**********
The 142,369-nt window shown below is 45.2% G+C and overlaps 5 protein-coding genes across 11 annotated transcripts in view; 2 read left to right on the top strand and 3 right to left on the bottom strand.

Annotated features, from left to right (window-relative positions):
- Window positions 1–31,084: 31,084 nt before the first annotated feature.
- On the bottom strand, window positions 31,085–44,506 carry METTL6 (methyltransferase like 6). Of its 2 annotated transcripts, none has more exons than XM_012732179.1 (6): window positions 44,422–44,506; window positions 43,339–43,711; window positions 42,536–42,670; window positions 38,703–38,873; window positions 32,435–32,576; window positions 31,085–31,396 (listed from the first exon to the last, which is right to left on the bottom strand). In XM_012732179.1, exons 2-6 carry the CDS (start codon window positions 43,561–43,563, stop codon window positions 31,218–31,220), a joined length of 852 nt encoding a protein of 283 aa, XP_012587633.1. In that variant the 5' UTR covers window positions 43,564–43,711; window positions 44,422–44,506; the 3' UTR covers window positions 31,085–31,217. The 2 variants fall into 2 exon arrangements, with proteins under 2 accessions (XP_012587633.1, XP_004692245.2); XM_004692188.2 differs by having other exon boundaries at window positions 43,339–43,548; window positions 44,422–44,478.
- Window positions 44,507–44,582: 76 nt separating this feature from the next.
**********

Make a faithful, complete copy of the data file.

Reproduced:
The 142,369-nt window shown below is 45.2% G+C and overlaps 5 protein-coding genes across 11 annotated transcripts in view; 2 read left to right on the top strand and 3 right to left on the bottom strand.

Annotated features, from left to right (window-relative positions):
- Window positions 1–31,084: 31,084 nt before the first annotated feature.
- On the bottom strand, window positions 31,085–44,506 carry METTL6 (methyltransferase like 6). Of its 2 annotated transcripts, none has more exons than XM_012732179.1 (6): window positions 44,422–44,506; window positions 43,339–43,711; window positions 42,536–42,670; window positions 38,703–38,873; window positions 32,435–32,576; window positions 31,085–31,396 (listed from the first exon to the last, which is right to left on the bottom strand). In XM_012732179.1, exons 2-6 carry the CDS (start codon window positions 43,561–43,563, stop codon window positions 31,218–31,220), a joined length of 852 nt encoding a protein of 283 aa, XP_012587633.1. In that variant the 5' UTR covers window positions 43,564–43,711; window positions 44,422–44,506; the 3' UTR covers window positions 31,085–31,217. The 2 variants fall into 2 exon arrangements, with proteins under 2 accessions (XP_012587633.1, XP_004692245.2); XM_004692188.2 differs by having other exon boundaries at window positions 43,339–43,548; window positions 44,422–44,478.
- Window positions 44,507–44,582: 76 nt separating this feature from the next.